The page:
A well-organized, carefully researched, and fascinating study of the devastation of the Amazon rain forest; by Margolis, a Newsweek correspondent for eight years in Brazil. Margolis devotes each chapter to a consideration of a particular economic enterprise (mining, logging, ranching, farming) or social issue (migrant activity, union organization, Indian affairs, the Japanese presence), and describes how these matters are being addressed by both the Brazilian government and the environmental community at large. He provides a concise historical overview, taking the reader through the various stages of Western expansion in Brazil, grounded first in 19th-century Romanticism, then fueled by nationalist sentiments in the early 20th century, and culminating today in Brazil's quest for recognition as a global economic power. Margolis's familiarity with and love for the country serves him exceptionally well in reviewing the present-day scenario; his book's greatest strength lies in the wealth of detail realized through on-site interviews, personal anecdotes, and intimate, almost lyrical, descriptions of place. Although the tone is nonpartisan throughout—zealots on both sides of the debate are taken to task—the author's sympathies clearly lie with the innocent victims of rain-forest destruction, particularly Indians and peasants, and with the ``unsung heroes'' who are working toward the middle-ground solution of sustainable development. Homage is paid to agronomists, pharmacologists, responsible farmers, creative entrepreneurs, and, especially, the extractor/collectors— harvesters of rubber, nuts, and fruit who, under the inspired leadership of the late Chico Mendes, have induced the Brazilian government to set aside millions of forest acres for use as ``extractive reserves.'' A compelling account of the relentless incursion into one of the earth's last frontiers, and a determined call for calm and reason amidst the clamor of increasingly belligerent antagonists. (Photographs and maps—not seen.)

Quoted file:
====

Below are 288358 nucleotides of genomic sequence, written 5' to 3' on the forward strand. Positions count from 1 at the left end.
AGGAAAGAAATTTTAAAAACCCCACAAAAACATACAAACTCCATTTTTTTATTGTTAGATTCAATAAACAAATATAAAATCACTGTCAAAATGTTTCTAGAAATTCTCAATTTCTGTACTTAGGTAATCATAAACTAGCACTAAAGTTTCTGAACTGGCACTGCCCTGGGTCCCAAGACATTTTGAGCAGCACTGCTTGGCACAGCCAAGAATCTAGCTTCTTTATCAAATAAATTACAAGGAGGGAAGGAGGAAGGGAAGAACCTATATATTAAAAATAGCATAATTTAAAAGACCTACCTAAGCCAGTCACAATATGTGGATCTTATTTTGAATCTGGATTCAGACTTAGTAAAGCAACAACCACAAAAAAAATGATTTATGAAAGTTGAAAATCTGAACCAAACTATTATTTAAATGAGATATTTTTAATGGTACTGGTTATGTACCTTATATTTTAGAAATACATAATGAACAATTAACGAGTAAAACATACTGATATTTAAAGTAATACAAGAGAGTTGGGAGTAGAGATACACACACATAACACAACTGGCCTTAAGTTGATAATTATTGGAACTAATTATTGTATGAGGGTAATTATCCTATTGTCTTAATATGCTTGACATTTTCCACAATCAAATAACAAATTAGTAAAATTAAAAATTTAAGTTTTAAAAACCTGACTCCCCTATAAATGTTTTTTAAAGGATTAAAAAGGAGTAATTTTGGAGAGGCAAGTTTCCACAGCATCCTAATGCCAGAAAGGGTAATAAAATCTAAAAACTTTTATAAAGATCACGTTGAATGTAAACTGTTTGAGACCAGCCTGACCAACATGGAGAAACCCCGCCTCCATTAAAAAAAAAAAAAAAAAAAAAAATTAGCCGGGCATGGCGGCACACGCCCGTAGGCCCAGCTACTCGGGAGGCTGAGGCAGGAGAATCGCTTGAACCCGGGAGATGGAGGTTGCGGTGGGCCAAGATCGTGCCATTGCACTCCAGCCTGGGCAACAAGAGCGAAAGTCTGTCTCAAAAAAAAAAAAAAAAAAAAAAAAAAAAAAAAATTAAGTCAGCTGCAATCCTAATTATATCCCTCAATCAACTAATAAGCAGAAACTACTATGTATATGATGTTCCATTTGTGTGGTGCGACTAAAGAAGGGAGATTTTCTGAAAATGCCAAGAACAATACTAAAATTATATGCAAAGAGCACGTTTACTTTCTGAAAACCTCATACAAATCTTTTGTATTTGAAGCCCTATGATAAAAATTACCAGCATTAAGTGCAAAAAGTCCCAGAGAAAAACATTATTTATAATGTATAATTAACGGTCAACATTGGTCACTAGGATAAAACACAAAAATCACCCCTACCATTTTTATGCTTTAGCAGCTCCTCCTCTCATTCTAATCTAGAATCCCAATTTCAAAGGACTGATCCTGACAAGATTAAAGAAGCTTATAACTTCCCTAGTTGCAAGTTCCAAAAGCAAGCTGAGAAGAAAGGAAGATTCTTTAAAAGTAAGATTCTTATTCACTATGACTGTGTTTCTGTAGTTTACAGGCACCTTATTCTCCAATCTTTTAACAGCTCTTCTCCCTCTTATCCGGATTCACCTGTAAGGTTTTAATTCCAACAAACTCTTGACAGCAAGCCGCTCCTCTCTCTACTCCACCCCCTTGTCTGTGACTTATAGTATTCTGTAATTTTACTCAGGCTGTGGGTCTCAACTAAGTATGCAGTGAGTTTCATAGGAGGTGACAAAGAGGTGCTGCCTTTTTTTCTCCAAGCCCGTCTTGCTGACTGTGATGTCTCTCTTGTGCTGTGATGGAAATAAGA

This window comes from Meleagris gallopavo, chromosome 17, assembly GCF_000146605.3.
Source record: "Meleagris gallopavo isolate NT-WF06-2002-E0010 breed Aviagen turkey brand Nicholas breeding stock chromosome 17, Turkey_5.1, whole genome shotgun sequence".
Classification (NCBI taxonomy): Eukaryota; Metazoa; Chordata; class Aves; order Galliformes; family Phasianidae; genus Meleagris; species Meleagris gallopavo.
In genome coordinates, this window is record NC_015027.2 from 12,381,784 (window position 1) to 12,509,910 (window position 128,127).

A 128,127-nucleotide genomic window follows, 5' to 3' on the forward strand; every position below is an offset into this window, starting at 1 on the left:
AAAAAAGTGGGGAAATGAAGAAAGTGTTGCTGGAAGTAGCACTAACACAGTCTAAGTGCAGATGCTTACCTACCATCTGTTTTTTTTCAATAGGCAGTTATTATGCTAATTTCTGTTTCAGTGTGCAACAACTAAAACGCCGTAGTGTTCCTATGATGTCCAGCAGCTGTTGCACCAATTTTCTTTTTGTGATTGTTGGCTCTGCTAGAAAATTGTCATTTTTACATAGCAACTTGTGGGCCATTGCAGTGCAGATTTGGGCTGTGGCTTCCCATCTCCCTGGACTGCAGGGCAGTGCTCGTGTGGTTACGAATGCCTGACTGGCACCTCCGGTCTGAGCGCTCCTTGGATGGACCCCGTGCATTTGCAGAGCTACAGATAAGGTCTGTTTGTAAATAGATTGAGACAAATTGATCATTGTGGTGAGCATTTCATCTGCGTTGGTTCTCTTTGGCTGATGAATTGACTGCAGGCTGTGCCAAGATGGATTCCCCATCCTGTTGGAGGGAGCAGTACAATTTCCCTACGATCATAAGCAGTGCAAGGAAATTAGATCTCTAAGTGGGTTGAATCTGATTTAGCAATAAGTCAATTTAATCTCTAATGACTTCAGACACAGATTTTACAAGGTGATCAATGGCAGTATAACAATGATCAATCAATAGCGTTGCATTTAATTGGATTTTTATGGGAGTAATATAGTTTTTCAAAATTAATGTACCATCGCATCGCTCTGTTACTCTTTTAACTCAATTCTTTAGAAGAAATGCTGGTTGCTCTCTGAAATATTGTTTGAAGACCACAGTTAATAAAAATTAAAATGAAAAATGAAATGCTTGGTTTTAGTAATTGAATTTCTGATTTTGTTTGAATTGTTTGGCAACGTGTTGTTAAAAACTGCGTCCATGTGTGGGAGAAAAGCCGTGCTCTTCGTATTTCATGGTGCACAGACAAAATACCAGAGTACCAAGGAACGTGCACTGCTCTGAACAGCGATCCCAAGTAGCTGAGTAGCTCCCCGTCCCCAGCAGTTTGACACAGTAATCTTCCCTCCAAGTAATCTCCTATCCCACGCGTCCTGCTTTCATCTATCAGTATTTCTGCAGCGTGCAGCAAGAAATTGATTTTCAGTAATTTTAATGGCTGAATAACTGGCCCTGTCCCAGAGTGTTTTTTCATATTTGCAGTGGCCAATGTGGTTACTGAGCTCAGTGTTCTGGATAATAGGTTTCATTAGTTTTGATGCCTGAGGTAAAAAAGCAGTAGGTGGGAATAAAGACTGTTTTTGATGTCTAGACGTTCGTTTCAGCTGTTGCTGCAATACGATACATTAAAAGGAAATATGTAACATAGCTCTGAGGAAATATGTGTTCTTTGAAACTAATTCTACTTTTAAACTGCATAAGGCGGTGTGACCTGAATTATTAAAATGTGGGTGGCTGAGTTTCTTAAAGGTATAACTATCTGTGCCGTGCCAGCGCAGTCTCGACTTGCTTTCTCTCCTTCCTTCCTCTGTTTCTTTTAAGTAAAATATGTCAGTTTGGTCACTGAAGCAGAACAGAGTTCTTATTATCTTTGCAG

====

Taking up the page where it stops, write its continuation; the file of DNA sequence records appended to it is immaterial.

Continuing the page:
Noted jazz and pop record producer Thiele offers a chatty autobiography. Aided by record-business colleague Golden, Thiele traces his career from his start as a ``pubescent, novice jazz record producer'' in the 1940s through the '50s, when he headed Coral, Dot, and Roulette Records, and the '60s, when he worked for ABC and ran the famous Impulse! jazz label. At Coral, Thiele championed the work of ``hillbilly'' singer Buddy Holly, although the only sessions he produced with Holly were marred by saccharine strings. The producer specialized in more mainstream popsters like the irrepressibly perky Teresa Brewer (who later became his fourth wife) and the bubble-machine muzak-meister Lawrence Welk. At Dot, Thiele was instrumental in recording Jack Kerouac's famous beat- generation ramblings to jazz accompaniment (recordings that Dot's president found ``pornographic''), while also overseeing a steady stream of pop hits. He then moved to the Mafia-controlled Roulette label, where he observed the ``silk-suited, pinky-ringed'' entourage who frequented the label's offices. Incredibly, however, Thiele remembers the famously hard-nosed Morris Levy, who ran the label and was eventually convicted of extortion, as ``one of the kindest, most warm-hearted, and classiest music men I have ever known.'' At ABC/Impulse!, Thiele oversaw the classic recordings of John Coltrane, although he is the first to admit that Coltrane essentially produced his own sessions. Like many producers of the day, Thiele participated in the ownership of publishing rights to some of the songs he recorded; he makes no apology for this practice, which he calls ``entirely appropriate and without any ethical conflicts.'' A pleasant, if not exactly riveting, memoir that will be of most interest to those with a thirst for cocktail-hour stories of the record biz. (25 halftones, not seen)
Privately published by Strunk of Cornell in 1918 and revised by his student E. B. White in 1959, that "little book" is back again with more White updatings.
Stricter than, say, Bergen Evans or W3 ("disinterested" means impartial — period), Strunk is in the last analysis (whoops — "A bankrupt expression") a unique guide (which means "without like or equal").